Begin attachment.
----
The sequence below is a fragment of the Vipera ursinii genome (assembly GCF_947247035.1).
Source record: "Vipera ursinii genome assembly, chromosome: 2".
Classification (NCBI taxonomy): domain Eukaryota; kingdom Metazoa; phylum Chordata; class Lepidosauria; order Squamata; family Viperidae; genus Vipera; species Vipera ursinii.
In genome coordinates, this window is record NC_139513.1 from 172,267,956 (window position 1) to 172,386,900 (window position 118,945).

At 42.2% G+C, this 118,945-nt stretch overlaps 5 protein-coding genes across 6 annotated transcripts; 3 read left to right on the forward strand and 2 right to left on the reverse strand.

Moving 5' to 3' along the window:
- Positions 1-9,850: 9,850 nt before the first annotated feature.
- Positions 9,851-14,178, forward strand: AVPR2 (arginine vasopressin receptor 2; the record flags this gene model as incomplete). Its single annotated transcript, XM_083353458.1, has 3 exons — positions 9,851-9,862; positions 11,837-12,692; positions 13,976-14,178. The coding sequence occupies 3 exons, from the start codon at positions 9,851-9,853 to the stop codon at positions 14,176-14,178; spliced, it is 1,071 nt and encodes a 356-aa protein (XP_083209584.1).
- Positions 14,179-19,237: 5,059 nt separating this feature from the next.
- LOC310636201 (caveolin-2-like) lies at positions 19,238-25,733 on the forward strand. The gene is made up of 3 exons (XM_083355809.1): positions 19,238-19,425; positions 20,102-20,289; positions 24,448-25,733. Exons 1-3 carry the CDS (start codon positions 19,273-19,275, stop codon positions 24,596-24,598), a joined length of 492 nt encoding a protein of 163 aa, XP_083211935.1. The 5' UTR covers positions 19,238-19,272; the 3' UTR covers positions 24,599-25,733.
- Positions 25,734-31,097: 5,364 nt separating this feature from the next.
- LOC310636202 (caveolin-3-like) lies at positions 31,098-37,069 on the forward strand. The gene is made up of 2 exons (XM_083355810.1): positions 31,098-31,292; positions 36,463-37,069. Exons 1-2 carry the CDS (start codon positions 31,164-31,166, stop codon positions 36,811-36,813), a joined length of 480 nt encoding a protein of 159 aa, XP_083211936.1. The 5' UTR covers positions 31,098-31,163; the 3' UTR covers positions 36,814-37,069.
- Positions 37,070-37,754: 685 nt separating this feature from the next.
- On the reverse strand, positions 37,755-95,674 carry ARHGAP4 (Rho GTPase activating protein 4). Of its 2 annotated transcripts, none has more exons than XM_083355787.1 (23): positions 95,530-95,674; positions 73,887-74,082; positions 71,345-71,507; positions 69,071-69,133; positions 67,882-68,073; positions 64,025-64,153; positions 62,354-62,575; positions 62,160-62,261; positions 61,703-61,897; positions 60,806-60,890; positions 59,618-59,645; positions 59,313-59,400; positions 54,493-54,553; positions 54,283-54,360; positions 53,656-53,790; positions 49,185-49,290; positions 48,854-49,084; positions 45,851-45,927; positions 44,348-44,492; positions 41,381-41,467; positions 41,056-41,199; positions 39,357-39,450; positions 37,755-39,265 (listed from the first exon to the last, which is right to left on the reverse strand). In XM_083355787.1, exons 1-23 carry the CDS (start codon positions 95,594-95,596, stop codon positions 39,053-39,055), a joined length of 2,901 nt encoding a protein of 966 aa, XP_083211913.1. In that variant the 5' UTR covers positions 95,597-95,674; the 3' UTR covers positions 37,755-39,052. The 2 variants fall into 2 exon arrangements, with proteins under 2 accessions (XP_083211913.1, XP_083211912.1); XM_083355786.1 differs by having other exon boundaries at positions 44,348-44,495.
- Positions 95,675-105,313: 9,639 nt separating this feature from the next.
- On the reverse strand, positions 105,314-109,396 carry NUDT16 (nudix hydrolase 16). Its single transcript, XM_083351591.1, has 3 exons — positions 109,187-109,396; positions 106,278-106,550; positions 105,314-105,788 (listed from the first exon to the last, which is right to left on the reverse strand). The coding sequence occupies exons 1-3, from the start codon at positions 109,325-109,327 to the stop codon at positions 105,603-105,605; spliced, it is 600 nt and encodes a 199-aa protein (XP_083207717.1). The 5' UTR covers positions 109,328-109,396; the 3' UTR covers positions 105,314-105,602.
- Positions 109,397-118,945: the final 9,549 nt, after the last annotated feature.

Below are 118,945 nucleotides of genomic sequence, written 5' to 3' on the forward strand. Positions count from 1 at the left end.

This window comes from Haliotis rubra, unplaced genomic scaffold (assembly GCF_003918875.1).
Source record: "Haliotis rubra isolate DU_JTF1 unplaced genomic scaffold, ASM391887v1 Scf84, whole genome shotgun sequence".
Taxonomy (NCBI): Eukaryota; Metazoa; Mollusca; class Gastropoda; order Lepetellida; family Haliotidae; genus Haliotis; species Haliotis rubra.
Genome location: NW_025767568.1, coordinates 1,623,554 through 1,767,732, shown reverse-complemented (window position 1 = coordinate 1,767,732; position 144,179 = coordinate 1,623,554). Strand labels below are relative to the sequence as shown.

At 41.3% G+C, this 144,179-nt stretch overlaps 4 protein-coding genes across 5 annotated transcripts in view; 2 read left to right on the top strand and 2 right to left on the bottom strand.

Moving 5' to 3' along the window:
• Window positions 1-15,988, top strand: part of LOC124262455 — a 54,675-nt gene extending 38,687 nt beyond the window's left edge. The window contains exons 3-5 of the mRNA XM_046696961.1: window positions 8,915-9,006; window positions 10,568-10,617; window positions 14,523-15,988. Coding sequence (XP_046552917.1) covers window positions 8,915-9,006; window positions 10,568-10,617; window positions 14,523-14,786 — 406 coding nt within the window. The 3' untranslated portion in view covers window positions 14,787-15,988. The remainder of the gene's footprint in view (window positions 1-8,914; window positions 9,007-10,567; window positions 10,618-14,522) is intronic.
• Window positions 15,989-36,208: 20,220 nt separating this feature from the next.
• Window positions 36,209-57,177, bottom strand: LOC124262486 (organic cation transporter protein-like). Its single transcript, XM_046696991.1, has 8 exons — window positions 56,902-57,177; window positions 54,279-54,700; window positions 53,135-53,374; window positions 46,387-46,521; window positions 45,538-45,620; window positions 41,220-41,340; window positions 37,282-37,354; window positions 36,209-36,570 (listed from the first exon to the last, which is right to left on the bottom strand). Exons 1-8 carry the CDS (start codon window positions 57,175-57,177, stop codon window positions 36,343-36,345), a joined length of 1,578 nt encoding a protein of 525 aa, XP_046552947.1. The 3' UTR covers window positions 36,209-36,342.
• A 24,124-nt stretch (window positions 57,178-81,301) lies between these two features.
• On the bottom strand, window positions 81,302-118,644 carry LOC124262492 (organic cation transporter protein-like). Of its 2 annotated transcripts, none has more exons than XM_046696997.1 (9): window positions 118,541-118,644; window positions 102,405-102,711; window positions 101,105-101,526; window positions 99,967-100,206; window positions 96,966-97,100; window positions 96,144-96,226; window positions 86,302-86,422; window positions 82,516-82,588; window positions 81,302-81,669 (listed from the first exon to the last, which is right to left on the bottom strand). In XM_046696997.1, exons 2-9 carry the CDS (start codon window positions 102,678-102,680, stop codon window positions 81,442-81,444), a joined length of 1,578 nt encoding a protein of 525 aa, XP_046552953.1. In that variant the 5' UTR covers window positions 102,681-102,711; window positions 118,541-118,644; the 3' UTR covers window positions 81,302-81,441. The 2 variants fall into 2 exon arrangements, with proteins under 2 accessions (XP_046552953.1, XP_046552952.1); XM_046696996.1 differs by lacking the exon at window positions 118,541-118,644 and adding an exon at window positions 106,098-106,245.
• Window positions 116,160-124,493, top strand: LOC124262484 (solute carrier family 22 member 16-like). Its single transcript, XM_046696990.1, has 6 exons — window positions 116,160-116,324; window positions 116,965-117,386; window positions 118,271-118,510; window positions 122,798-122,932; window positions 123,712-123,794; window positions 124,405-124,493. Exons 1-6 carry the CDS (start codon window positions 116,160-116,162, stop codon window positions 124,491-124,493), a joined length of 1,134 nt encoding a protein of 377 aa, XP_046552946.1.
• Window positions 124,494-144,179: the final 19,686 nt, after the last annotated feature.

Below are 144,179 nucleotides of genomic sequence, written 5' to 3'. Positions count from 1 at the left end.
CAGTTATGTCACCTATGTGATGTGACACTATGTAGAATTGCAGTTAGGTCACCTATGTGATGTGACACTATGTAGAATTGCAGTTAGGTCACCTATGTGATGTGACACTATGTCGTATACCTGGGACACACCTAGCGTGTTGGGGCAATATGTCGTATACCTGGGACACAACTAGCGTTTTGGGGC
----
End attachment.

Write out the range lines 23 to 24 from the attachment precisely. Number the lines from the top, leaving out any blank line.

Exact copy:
At 41.3% G+C, this 144,179-nt stretch overlaps 4 protein-coding genes across 5 annotated transcripts in view; 2 read left to right on the top strand and 2 right to left on the bottom strand.

Moving 5' to 3' along the window: